What does Blessedness (2) mean in the Bible?


Hastings' Dictionary of the New Testament - Blessedness (2)
BLESSEDNESS.—Though the word ‘blessedness’ itself is never found in the recorded utterances of our Lord nor in the pages of the Gospels, the idea conveyed by it is very frequent. The adjective ‘blessed’ occurs in many contexts, and may, indeed, be termed a characteristic epithet on Christ’s lips. The thought expressed by it was inherited, like so many others, from the Old Testament. It is one of the dominant notes of the Psalter (Heb. אַשְׁרֵי ‘O the happiness of’), and constitutes one of the clearest and most common terms whereby to denote the ideal of Israel’s highest hopes. It was natural, therefore, that Jesus should take the word to set forth the great spiritual realities of His kingdom. It is in this sense that it meets us on the earliest pages of St. Matthew’s Gospel. The famous form of the sayings there collected (see art. Beatitudes) is one of the best-known sections of the narrative. So throughout the pages of the Gospels and elsewhere in the NT we find sayings cast in the same mould. All of them are expressive of the spiritual graces to be looked for in disciples of the kingdom (.g. Matthew 11:6, Luke 7:23, Matthew 24:46, Acts 20:35), or are indicative of high privileges open to believers in its message (.g. Matthew 13:16, Luke 11:28, John 20:29). Spiritual gladness is not only a note of service in the kingdom, but is to accompany all its true and inalienable rewards.
When we set ourselves to discover the significance of these sayings we are struck (1) by their spiritual character. Twice (Luke 11:27; Luke 14:15) beatitudes of a material character are uttered by our Lord’s hearers, and He at once rebukes them, and shows the necessity of fixing the desires of the heart on the inward and unseen. The main qualities designated and praised are meekness, purity, tenderness of heart, peaceableness, faith, patience, contrition, qualities which have no sooner been named than we are reminded of such lists of the fruits of the Spirit as we find in Galatians 5:22-23 or Ephesians 4:30-32. Blessedness, as Christ presented it, was therefore a condition of the mind and heart that expressed an attitude of faith and love towards God and men, and obtained the reward with certainty even if the sowing were ‘in tears’ and the ‘interest far off.’
(2) Several of these sayings are marked by the sense of the futurity of their fulfilment. It is noteworthy that in the list of Beatitudes in Matthew 5, while the majority speak of futurity, ‘shall be comforted,’ ‘shall inherit,’ etc., one or two are written in the present tense, e.g. ‘theirs is the kingdom of heaven.’ In Matthew 5:10 we have the unique form of expression, ‘have been persecuted … theirs is.’ In St. Luke also we find the same commingling of present and future. This reflects a state of opinion that prevails throughout the Gospels, and gives rise to some of the greatest problems of interpretation, viz. in what sense the kingdom of God is to be understood—as a present or as a future condition. The Beatitudes are not only closely related to this question—they constitute a special aspect of it. As Titius puts it, ‘Over every saying of Jesus may be written the inscription, “Concerning the kingdom of God” ’ These sayings, then, reveal the nature of the kingdom in its twofold aspect as an inward, spiritual, present reality which exists, progresses, suffers, is in perpetual conflict; and, as a great future fulfilment, when conflict shall turn to peace, failure to victory, suffering to reward, and the inward desire and the outward attainment be one in the presence of perfected power.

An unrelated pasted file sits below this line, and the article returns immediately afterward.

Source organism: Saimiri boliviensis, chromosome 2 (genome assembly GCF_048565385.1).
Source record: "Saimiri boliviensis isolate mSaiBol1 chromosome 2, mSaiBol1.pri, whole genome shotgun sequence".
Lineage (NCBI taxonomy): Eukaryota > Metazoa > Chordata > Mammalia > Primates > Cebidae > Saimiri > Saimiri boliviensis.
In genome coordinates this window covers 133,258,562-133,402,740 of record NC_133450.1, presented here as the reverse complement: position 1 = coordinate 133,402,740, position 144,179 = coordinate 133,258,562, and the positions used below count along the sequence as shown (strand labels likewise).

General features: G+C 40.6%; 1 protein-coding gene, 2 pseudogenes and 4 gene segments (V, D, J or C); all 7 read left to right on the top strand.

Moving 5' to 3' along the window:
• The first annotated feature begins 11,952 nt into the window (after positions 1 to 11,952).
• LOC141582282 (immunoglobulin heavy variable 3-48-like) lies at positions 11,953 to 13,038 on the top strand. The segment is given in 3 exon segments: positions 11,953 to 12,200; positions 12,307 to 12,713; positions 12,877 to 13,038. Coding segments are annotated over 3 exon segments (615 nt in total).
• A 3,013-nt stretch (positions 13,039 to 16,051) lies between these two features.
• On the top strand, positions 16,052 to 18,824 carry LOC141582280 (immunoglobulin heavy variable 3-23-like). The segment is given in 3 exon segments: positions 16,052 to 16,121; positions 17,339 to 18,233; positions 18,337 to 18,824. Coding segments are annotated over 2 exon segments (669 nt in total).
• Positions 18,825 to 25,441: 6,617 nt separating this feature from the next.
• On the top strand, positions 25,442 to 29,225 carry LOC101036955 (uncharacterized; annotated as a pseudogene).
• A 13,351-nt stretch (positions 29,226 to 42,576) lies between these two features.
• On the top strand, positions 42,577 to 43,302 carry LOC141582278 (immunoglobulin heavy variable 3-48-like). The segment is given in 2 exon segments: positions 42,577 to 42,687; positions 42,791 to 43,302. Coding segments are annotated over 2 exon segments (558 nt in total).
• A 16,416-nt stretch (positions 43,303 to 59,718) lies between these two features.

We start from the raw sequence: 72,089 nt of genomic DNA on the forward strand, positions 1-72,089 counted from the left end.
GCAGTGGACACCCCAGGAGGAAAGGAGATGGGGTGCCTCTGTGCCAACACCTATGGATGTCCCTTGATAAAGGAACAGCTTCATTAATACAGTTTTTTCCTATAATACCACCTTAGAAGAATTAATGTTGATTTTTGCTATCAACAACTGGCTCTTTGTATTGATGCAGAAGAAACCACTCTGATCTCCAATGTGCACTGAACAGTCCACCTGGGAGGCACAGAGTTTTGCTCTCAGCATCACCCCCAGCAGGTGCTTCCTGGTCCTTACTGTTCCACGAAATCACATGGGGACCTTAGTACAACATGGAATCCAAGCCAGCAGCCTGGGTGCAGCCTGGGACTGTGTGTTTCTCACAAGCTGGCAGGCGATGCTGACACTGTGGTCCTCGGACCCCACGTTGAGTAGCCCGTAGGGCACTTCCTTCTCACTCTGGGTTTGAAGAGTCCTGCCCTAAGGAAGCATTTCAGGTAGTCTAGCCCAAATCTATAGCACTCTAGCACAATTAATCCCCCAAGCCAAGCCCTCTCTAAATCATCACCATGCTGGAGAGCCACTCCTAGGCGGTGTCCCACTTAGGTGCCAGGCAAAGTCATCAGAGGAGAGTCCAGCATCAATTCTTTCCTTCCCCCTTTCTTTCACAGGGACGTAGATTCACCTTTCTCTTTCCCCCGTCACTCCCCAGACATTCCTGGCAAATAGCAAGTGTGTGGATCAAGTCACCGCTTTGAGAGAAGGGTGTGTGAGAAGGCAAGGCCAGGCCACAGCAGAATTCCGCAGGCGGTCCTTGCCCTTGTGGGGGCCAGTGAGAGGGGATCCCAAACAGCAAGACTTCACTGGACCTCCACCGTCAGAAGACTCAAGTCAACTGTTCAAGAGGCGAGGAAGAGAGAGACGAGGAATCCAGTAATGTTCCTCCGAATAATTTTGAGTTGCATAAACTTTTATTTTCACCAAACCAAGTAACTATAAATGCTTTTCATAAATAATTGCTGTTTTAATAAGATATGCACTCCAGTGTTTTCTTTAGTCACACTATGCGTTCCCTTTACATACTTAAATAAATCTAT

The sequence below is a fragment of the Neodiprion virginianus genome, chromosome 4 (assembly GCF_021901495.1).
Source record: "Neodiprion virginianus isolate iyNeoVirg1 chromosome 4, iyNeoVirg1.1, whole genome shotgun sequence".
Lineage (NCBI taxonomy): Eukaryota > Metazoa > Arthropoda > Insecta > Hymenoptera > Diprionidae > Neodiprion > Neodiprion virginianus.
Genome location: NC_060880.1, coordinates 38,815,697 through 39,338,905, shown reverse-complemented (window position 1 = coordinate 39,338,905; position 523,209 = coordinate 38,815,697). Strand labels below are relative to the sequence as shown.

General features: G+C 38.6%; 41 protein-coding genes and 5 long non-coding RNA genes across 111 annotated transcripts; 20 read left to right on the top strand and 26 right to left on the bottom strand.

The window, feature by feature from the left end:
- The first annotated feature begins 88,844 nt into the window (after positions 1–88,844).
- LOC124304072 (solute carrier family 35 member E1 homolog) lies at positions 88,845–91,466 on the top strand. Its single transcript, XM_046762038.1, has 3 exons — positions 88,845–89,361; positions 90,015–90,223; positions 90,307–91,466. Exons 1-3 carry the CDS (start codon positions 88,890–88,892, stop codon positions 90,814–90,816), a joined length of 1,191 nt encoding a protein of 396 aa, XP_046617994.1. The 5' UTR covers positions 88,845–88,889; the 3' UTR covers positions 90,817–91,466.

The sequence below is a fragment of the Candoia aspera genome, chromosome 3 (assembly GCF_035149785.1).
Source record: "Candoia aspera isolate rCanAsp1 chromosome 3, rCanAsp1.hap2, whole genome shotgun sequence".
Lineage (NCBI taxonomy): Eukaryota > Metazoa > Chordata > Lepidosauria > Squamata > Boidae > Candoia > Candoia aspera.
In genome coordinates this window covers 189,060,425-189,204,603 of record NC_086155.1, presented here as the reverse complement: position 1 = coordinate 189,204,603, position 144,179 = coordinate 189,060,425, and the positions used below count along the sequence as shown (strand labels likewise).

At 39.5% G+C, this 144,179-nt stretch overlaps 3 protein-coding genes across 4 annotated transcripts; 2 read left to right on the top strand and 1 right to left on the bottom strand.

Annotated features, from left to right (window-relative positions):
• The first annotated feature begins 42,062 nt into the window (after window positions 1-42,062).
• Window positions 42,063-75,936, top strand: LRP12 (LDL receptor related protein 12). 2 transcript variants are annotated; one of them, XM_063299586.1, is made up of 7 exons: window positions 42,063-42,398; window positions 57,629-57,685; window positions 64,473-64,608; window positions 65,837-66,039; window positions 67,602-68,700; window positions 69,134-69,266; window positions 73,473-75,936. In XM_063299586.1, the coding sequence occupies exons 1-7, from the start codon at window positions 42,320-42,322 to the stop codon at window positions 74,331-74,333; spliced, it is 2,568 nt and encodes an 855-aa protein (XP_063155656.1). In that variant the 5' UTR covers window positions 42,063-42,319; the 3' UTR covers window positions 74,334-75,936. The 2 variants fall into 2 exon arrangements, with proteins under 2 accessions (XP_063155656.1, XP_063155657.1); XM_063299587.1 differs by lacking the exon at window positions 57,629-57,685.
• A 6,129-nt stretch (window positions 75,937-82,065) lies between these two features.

Blessedness may therefore be regarded as one of the forms under which our Lord presented the character of His kingdom, and so it becomes an illuminative idea whereby to read the whole Gospel narratives. They all illustrate it. They all serve to make up its content. The word and thought derived from the Old Testament receive richer significance, and may be taken as equivalent to those other great terms, such as ‘eternal life’ and ‘the kingdom of heaven,’ under which, in the pages of St. John and St. Matthew, the great purposes of God in Christ are set forth.
Literature.—The articles ‘Blessedness’ and, in particular, ‘Sermon on the Mount’ in Hasting's Dictionary of the Bible; the articles in this Dictionary on Beatitudes, Kingdom of God, Eternal Life, Parables, etc.; the Commentaries on Matthew 5 and Luke 6, and on the other verses quoted, especially, for practical purposes, Morison, Bruce [1]; Trench, The Sermon on the Mount. The most recent full commentary on Matthew is that of Zahn (in German). Books on the Kingdom of God should also be consulted, and, in particular, A. Titius, Die NT Lehre von der Seligkeit, etc., erster Teil, 1895; and Bousset, Jesu Predigt in ihrem Gegensatz zum Judentum. See also N. Smyth, Christian Ethics, 118ff.; J. B. Lightfoot, Sermons in St. Paul’s, 178; T. G. Selby, The Imperfect Angel, 25.
G. Currie Martin.

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